Friday, October 31, 2008

Tipping the balance to unschool

It happened yesterday. The balance in our homeschool finally tipped from "eclectic schooling" to "unschooling." And, man, did it feel good.

After two days of trying to force the workbooks -- math, writing and Draw Write Now being the last vestiges of the crop from early September -- I finally gave in, gave up, gave over. At least for the moment, we are unschooling. Though I tend to shy away from labels, this on does seem to fit.

I think the addition of a 2-year-old dog to the mix is what finally did it. Between walking the dog, letting him in and out, keeping him away from the boys (who love him, but get him riled up), and stopping him from chewing every hat, mitten and sock in the house, all semblance of structure eroded.

When Brian came home from work Tuesday afternoon, I was fit to be tied. "This dog needs to be contained!" I yelled. (Actually, that's not what I yelled at all. It was more like, "We need to keep this fucking dog out of the playroom and living room or he's going back to the pound, so help me!").

Whatever it was I said - I only remember a day full of yelling -- it worked. I don't get easily worked up. Brian saw I was a mess. He said he could splice into the electric fence outside and run a wire through the middle of the house. But it would take a few days to figure out the path the wire would need to take underneath the floorboards and through the joists. (Brian has a lively working knowledge of the innards of the house, which I lack entirely.)

"Oh, no, no, NO!" I said. "You run the wire through the window and tape it to the freaking floor!"

Bless him, he did it. He brought the wire in through some duct work in the basement and taped it across the playroom and living room floors. It almost killed him aesthetically, but he did it.

So yesterday we had a dog-free day in half of the house, which made all the difference. We love the dog, lovely Eddie, but he simply cannot have run of the house.

The kids were so thrilled to be able to play with their toys in the living room and play room without fear of Eddie stealing them and chewing them that they more or less played all day. All three together. Not wanting to disturb that magic, I let them.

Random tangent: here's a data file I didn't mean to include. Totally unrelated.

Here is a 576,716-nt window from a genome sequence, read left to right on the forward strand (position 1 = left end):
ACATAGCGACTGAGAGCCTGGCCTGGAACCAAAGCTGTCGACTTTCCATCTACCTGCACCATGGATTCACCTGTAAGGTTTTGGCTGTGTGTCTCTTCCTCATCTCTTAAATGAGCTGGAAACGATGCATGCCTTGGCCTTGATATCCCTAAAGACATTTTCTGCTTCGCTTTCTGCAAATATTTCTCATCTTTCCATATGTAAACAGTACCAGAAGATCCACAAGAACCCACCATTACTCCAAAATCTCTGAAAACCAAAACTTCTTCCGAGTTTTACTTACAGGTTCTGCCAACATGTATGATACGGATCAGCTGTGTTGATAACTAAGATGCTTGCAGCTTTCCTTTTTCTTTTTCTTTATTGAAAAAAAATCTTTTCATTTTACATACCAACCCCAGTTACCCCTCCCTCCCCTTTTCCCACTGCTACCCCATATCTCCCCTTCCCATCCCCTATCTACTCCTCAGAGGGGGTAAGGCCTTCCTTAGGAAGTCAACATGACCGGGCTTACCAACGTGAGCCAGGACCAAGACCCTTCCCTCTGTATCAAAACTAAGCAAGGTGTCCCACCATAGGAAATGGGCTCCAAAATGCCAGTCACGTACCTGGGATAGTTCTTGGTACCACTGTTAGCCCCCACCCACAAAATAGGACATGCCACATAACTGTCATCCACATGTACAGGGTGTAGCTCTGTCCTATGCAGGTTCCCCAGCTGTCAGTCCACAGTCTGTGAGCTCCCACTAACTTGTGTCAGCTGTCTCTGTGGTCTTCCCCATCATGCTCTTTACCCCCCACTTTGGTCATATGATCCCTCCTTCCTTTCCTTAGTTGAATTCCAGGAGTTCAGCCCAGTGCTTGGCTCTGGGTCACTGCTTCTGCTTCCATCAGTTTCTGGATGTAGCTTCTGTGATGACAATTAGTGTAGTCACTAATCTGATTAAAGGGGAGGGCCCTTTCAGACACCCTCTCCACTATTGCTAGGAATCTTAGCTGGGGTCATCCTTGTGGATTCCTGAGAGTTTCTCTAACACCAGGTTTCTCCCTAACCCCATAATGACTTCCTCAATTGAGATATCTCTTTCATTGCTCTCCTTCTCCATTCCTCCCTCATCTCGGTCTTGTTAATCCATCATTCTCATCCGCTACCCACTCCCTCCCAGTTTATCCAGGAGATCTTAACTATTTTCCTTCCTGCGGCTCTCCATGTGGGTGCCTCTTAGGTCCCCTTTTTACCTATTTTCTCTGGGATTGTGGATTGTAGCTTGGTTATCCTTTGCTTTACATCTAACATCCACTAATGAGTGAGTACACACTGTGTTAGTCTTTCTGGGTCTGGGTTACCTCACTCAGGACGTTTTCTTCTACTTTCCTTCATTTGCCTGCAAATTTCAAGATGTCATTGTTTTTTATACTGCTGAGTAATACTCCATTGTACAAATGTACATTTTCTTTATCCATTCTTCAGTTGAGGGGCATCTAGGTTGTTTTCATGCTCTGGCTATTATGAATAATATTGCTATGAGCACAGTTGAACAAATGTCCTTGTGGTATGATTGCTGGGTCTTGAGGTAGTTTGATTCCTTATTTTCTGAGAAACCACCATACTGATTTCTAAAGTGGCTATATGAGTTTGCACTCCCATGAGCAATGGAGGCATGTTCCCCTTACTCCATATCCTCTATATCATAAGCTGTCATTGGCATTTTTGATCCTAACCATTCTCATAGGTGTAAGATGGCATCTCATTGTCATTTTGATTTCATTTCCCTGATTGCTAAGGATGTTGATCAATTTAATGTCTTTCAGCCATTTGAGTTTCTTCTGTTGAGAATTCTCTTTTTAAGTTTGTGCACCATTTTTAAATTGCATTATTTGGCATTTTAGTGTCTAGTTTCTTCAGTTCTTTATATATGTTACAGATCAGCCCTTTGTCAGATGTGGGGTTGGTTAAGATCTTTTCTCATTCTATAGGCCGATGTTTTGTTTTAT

They built a city for the guinea pigs while I made whole wheat anadama bread. We all played a fractions game from Family Math (best book I've bought this year, which is really saying something). They created a town for their stuffed animals in the living room complete with houses, stores and a library. I went online to research unschooling on Sandra Dodd's wonderful site. I read to them from American Tall Tales while they painted and drew. We went apple picking in the afternoon (last time this season) and carved pumpkins when we got home. And Brian and Nell took Eddie to obedience school.

It was a great day. I did not feel like my head was going into orbit at sundown.

It seems to be a question of control and trust. Do I trust the kids have some (or all) control of their learning, or do I not. I am slowly giving over. I can plainly see that their instinct is to learn. Left to their own devices, they learn beautifully. And get along beautifully. Which is itself perhaps the best lesson of all.

Wednesday, October 29, 2008

Bimblers Bluff 50K

Much of this post is lifted from a blog I wrote for my newspaper.

Sitting around our tent site last summer the tense and unreal evening before the Vermont 100, local Connecticut runner Kerry Arsenault dropped over to tell Chuck and Grace and me that her husband, Jerry Turk, was planning to direct a 50K (31-mile) race called Bimblers Bluff on October 26th right here in Southeastern Connecticut.

I took a flier and kept the race in the back of my mind during the intervening months, knowing that I was planning to run a 50-miler just two weeks later, but thrillingly tempted by the possibility of running an ultra just 45 minutes from home. The race was to be run entirely on trails in and around Guilford and Madison, CT.

About a month ago I bit the bullet and signed up. Having just run a pair of races in the mountains of Vermont and New Hampshire I was feeling cocky. I thought to myself, “A 50K here in mountain-less, gently rolling shoreline Connecticut – piece of cake!”
Oh how wrong I was. I had failed to take into account just how narrow and rocky and rooty and twisty and oh, so difficult-to-find the trails in Guilford and Madison can be.